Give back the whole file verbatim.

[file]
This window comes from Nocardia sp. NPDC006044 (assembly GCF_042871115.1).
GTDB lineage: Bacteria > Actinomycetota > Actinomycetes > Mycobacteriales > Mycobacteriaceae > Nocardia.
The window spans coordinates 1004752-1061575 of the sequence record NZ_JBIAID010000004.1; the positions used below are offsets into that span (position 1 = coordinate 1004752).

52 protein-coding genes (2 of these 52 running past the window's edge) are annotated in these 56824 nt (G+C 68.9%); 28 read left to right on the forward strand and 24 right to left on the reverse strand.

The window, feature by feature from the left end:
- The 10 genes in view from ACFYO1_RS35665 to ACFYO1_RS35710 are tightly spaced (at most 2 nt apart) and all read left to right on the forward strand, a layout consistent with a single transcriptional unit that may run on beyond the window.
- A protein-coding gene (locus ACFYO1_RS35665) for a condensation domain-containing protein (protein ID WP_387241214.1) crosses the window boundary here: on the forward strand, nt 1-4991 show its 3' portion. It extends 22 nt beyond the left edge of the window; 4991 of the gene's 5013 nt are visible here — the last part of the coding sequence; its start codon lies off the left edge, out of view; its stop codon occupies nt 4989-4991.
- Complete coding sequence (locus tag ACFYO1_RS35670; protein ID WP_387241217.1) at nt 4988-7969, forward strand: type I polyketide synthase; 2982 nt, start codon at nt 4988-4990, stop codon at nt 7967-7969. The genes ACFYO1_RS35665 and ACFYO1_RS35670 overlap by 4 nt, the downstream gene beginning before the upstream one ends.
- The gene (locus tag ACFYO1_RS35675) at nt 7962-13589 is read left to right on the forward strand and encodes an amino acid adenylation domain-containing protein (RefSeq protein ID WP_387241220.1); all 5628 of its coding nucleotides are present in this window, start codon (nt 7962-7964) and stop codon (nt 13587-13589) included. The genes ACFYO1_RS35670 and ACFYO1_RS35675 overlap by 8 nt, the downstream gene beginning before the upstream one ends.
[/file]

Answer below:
This window comes from Nocardia sp. NPDC006044 (assembly GCF_042871115.1).
GTDB lineage: Bacteria > Actinomycetota > Actinomycetes > Mycobacteriales > Mycobacteriaceae > Nocardia.
The window spans coordinates 1004752-1061575 of the sequence record NZ_JBIAID010000004.1; the positions used below are offsets into that span (position 1 = coordinate 1004752).

52 protein-coding genes (2 of these 52 running past the window's edge) are annotated in these 56824 nt (G+C 68.9%); 28 read left to right on the forward strand and 24 right to left on the reverse strand.

The window, feature by feature from the left end:
- The 10 genes in view from ACFYO1_RS35665 to ACFYO1_RS35710 are tightly spaced (at most 2 nt apart) and all read left to right on the forward strand, a layout consistent with a single transcriptional unit that may run on beyond the window.
- A protein-coding gene (locus ACFYO1_RS35665) for a condensation domain-containing protein (protein ID WP_387241214.1) crosses the window boundary here: on the forward strand, nt 1-4991 show its 3' portion. It extends 22 nt beyond the left edge of the window; 4991 of the gene's 5013 nt are visible here — the last part of the coding sequence; its start codon lies off the left edge, out of view; its stop codon occupies nt 4989-4991.
- Complete coding sequence (locus tag ACFYO1_RS35670; protein ID WP_387241217.1) at nt 4988-7969, forward strand: type I polyketide synthase; 2982 nt, start codon at nt 4988-4990, stop codon at nt 7967-7969. The genes ACFYO1_RS35665 and ACFYO1_RS35670 overlap by 4 nt, the downstream gene beginning before the upstream one ends.
- The gene (locus tag ACFYO1_RS35675) at nt 7962-13589 is read left to right on the forward strand and encodes an amino acid adenylation domain-containing protein (RefSeq protein ID WP_387241220.1); all 5628 of its coding nucleotides are present in this window, start codon (nt 7962-7964) and stop codon (nt 13587-13589) included. The genes ACFYO1_RS35670 and ACFYO1_RS35675 overlap by 8 nt, the downstream gene beginning before the upstream one ends.